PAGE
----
Common Core

Report: Teacher Leadership Is Key to Common Core Success

A new report from the Center for American Progress (CAP) examines districts throughout the country where collaboration between management and unions has given teachers a meaningful voice in implementation of the Common Core State Standards. The report, “Teacher Leadership: The Pathway to Common Core Success,” is itself a collaboration between CAP and the Teacher Union Reform Network (TURN), which helped identify districts that provide opportunities for teacher input into Common Core implementation.

From September 2014 to January 2015, CAP studied districts that varied in size, location, student demographics, socioeconomic status and student academic performance. Researchers conducted listening and learning sessions in Baltimore City Public Schools (MD), Marquardt School District 15 (IL), Poway Unified School District (CA), San Juan Unified School District (CA) and Washoe County School District (NV). These sessions included conversations with district leaders, school administration and teachers, as well as observation during classroom and professional development sessions. Researchers also did phone interviews with Georgetown Exempted Village Schools (OH).

The report found that all of the districts offered teachers similar leaderships opportunities, including the following:

  • Teachers involved in district- and school-level governance. In the profiled districts, teachers serve on school, district, and union governing bodies as a way to ensure that their perspectives are included in decisions made about the standards and other district priorities.
  • Teachers on special assignment. Under this arrangement, teachers have the option of leaving the classroom and working for the district or union, allowing them to support practicing teachers as well as students.
  • Teachers in leadership roles who still actively practice in the classroom. Districts place teachers in leadership positions to help with Common Core transition, while still giving them the chance to teach in the classroom for at least part of the school day.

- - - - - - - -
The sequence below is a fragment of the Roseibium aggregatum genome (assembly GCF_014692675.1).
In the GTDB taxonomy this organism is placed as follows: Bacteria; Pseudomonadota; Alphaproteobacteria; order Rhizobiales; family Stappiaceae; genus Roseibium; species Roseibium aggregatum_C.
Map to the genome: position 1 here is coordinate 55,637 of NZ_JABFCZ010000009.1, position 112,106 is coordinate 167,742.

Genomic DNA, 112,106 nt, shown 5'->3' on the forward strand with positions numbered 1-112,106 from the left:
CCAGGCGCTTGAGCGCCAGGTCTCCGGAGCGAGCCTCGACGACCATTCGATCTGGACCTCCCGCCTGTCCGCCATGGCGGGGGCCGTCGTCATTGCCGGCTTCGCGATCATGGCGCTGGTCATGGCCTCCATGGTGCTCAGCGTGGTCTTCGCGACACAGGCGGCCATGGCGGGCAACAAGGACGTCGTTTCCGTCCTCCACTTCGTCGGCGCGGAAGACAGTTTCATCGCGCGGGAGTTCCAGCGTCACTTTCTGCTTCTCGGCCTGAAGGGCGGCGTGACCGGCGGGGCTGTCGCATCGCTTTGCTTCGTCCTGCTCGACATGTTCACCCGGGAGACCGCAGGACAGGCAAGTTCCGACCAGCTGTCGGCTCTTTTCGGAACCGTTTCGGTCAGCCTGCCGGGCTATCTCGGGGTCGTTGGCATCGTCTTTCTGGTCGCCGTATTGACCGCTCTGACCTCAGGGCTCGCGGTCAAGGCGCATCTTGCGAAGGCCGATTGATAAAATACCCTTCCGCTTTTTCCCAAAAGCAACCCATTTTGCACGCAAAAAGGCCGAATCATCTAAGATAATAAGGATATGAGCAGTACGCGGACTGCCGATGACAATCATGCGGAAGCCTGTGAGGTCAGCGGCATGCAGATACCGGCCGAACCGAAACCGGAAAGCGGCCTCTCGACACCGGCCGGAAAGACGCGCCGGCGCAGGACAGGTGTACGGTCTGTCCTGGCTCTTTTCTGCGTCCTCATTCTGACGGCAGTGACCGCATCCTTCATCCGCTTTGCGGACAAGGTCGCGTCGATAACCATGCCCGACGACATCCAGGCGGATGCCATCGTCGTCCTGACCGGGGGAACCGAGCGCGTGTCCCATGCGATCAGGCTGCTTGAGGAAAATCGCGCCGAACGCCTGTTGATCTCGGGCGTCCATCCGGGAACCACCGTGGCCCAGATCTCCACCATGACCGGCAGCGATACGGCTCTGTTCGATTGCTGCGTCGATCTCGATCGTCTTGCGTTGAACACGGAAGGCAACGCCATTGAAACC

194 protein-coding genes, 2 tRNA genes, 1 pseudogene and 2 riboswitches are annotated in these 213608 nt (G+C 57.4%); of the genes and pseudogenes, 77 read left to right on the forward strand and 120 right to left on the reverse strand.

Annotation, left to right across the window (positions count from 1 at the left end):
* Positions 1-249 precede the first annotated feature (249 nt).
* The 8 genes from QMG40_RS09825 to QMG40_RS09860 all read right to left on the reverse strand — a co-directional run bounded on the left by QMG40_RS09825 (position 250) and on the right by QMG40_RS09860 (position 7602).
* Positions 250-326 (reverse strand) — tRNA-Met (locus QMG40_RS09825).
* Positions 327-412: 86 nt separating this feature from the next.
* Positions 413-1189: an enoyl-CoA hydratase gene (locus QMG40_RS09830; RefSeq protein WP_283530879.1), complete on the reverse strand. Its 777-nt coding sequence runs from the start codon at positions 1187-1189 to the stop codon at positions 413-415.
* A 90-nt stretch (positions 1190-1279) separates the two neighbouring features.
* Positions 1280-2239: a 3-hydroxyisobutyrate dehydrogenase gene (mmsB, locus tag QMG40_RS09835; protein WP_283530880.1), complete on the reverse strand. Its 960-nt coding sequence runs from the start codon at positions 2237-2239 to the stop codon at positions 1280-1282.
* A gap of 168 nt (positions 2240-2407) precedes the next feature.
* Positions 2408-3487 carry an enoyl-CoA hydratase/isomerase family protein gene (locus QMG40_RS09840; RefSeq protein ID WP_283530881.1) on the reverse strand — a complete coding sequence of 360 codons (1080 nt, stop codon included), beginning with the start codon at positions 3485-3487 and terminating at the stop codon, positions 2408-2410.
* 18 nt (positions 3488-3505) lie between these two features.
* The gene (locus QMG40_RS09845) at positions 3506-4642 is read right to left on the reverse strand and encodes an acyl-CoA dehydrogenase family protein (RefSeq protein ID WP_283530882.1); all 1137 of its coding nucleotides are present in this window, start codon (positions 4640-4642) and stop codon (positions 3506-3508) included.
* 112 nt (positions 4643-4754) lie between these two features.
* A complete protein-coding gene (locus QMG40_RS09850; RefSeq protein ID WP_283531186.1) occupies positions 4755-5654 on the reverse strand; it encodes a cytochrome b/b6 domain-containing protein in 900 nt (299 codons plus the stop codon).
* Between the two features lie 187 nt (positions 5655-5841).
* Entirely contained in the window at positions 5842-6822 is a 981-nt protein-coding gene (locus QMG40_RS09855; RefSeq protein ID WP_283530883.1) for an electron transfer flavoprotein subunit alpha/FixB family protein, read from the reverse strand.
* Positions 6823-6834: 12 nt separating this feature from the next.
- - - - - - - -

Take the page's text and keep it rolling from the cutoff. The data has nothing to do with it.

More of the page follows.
Teachers in the profiled districts identified the following key areas that they were able to affect positively as a result of the leadership opportunities they were offered:

  • Professional development. Teachers have had the opportunity to direct their own professional learning and to get approval and assistance from teacher leaders.
  • Time for collaboration. Teachers have control over how best to use the time afforded to them by the district for collaboration around the needs of the Common Core. In several districts, teachers determine how to spend collaborative time, and teacher leaders assist in the planning of how the time will be used.
  • Writing, developing and choosing instructional materials. Teachers are involved in the production and selection of instructional materials aligned to the Common Core.

Based on interviews and observations of the teachers in the districts described in the report, CAP has made the following recommendations to districts implementing the Common Core:

  1. Create teacher leadership roles at the classroom, school, and district levels.
  2. Allocate time for teachers to collaborate.
  3. Create systems for embedded teacher professional development.
  4. Give teachers an active role in the selection and development of Common Core instructional materials.

About the Author

Christopher Piehler is the former editor-in-chief of THE Journal.

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